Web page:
Pulse flows are high flows of short duration that occur after storm events and are contained within the River channel. They have many ecological functions - they transport sediments, maintain channel features by providing scouring, disperse seeds, and provide fish with spawning cues. A pulse flow usually involves a peak flow rate, a total volume of flow that passes, and a duration. For example, the Science Team defined a once-per-season spring pulse for Elmendorf as being triggered when the flow reaches 830 cubic feet per second. The pulse ends when 6,210 acre-feet of water pass by, or when 14 days have passed, whichever comes first.
The number, volume, and duration of pulse flows needed for ecological maintenance also has implications for water supplies for people. This is because in Texas, it is very unlikely that any more large in-channel reservoir projects will be built - those days are over. Nowadays the focus is on constructing smaller off-channel reservoirs and diverting pulse flows to storage. So if pulse flows are going to be passed for environmental purposes, the required number and volume and duration are important in determining when diversions to storage can be made. For example, if the River needs one pulse each spring, a diverter would have to let that one pass but it could capture a second pulse if it occurs, or it could capture high flows that might still exist after the pulse conditions have been satisfied.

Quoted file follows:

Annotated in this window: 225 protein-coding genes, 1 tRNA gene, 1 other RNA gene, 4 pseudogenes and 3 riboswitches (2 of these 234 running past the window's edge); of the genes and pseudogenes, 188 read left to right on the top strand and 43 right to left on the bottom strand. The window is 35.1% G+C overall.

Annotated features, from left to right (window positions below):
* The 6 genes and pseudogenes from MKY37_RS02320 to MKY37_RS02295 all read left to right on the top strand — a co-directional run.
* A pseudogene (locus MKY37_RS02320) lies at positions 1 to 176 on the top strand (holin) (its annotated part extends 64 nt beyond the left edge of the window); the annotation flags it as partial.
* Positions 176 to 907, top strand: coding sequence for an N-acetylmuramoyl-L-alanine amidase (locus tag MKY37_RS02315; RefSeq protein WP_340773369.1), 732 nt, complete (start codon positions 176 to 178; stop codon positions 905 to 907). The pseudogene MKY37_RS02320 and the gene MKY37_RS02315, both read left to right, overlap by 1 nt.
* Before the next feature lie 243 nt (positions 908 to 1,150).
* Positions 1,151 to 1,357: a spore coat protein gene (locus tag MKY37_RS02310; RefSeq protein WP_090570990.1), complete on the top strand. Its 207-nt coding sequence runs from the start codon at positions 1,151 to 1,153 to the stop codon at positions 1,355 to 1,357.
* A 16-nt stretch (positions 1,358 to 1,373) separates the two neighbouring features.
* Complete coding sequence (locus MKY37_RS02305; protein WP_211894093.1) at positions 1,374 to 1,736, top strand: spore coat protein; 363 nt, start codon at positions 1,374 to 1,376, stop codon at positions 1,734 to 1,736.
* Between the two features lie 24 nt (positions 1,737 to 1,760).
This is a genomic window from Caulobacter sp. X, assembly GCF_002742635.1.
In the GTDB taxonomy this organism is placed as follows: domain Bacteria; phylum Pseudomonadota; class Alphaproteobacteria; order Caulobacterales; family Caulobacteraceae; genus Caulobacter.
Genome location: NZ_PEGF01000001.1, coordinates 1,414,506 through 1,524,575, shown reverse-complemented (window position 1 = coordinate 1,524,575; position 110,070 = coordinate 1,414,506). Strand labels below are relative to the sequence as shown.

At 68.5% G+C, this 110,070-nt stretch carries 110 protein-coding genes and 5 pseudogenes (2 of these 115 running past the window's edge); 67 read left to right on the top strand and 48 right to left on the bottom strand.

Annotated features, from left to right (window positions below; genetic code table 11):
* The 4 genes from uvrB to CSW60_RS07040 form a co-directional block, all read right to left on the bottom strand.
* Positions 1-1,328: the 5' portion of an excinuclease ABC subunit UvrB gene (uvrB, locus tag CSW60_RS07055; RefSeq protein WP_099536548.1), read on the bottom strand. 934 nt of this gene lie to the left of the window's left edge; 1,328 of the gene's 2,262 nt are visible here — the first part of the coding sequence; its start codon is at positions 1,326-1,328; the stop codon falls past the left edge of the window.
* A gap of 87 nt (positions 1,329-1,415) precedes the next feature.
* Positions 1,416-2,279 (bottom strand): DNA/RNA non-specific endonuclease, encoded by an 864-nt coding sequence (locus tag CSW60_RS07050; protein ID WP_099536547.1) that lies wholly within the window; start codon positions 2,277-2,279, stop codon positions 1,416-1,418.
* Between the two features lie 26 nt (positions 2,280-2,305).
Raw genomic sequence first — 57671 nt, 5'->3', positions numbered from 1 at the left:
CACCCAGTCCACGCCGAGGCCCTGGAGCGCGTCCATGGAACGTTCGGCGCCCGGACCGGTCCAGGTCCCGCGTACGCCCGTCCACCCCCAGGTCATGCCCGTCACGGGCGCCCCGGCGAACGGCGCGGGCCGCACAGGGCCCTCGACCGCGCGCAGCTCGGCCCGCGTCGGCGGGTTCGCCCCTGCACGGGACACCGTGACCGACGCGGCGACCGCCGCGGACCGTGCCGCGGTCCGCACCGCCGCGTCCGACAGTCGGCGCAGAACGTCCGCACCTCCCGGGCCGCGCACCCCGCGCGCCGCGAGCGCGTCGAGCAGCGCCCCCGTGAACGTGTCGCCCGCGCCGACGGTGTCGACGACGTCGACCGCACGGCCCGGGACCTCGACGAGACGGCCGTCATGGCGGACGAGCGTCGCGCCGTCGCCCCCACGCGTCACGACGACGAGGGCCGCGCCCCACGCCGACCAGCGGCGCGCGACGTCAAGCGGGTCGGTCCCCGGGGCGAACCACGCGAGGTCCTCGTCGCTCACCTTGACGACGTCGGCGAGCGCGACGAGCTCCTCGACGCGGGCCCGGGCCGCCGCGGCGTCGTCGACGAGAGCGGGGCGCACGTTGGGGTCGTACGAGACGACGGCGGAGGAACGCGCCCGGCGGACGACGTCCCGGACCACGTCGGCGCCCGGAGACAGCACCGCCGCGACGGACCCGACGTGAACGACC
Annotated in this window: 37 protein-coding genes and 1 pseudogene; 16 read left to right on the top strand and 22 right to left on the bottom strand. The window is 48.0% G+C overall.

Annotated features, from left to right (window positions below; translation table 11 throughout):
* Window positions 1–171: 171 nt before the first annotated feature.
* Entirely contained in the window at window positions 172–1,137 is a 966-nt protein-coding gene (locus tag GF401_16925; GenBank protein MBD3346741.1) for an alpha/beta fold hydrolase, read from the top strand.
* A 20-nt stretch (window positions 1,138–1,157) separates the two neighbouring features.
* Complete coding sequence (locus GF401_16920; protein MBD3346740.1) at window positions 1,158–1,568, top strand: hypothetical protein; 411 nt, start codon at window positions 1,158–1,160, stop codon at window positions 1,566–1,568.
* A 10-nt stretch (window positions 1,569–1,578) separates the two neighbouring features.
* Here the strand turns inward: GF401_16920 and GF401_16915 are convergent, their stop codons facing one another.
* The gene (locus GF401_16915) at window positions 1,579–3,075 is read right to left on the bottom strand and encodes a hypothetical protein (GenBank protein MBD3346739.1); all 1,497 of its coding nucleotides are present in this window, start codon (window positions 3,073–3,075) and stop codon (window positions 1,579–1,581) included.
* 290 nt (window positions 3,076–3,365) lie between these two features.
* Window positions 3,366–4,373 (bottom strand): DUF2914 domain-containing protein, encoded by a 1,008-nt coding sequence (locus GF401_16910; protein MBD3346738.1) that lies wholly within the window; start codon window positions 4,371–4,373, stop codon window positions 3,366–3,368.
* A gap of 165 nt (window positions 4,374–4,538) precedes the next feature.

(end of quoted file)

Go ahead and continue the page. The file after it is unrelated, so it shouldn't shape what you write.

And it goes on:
For the Elmendorf location, the Science Team used the historic hydrologic record to calculate two levels of pulse flows that have occurred each season, one high pulse that occurs with an expected frequency of once per year, and an even higher pulse that occurs with an expected frequency of once every two years. While the Science Team recommendations were based mostly on history, the pulse flows derived from SARA’s TIFP studies focused more on impacts in the riparian zone, sediment transport, and channel maintenance. They found that high flow pulses were only needed during certain months of the year, and they did not need to be as frequent or as large as suggested by the historical hydrology used by the Science Team, because the streamflow records used by the Science Team included large pulses caused by urban runoff which did not exist under natural conditions. The TIFP pulses are also less restrictive when it comes to diverting for water supply projects, and the Stakeholders were charged with balancing both human and environmental needs. So in the end, the Stakeholders accepted the TIFP numbers and included one extra high flow pulse recommended by the scientists. The Stakeholders also developed a Pulse Exemption Rule to apply to small diverters in cases where their diversion would not have an appreciable environmental impact. The final rules adopted by TCEQ mirrored the Stakeholder recommendations, including the Pulse Exemption Rule.